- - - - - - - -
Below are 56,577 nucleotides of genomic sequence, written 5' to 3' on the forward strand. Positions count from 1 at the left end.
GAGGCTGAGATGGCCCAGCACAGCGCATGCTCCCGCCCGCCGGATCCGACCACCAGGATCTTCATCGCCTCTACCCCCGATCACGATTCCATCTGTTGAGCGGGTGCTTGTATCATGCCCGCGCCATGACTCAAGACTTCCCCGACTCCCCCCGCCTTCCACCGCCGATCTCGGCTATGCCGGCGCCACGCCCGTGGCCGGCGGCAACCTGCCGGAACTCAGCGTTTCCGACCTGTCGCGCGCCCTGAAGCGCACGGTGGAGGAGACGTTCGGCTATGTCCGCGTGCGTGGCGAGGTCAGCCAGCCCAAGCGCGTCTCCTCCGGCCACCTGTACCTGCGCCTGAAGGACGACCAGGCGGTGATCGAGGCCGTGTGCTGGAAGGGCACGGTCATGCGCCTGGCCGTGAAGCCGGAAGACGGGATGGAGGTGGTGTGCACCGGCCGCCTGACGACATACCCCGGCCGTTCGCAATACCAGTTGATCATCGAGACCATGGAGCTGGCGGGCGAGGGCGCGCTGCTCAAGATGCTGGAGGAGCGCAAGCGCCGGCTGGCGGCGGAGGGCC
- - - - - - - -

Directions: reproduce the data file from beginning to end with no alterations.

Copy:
Below are 56,577 nucleotides of genomic sequence, written 5' to 3' on the forward strand. Positions count from 1 at the left end.
GAGGCTGAGATGGCCCAGCACAGCGCATGCTCCCGCCCGCCGGATCCGACCACCAGGATCTTCATCGCCTCTACCCCCGATCACGATTCCATCTGTTGAGCGGGTGCTTGTATCATGCCCGCGCCATGACTCAAGACTTCCCCGACTCCCCCCGCCTTCCACCGCCGATCTCGGCTATGCCGGCGCCACGCCCGTGGCCGGCGGCAACCTGCCGGAACTCAGCGTTTCCGACCTGTCGCGCGCCCTGAAGCGCACGGTGGAGGAGACGTTCGGCTATGTCCGCGTGCGTGGCGAGGTCAGCCAGCCCAAGCGCGTCTCCTCCGGCCACCTGTACCTGCGCCTGAAGGACGACCAGGCGGTGATCGAGGCCGTGTGCTGGAAGGGCACGGTCATGCGCCTGGCCGTGAAGCCGGAAGACGGGATGGAGGTGGTGTGCACCGGCCGCCTGACGACATACCCCGGCCGTTCGCAATACCAGTTGATCATCGAGACCATGGAGCTGGCGGGCGAGGGCGCGCTGCTCAAGATGCTGGAGGAGCGCAAGCGCCGGCTGGCGGCGGAGGGCC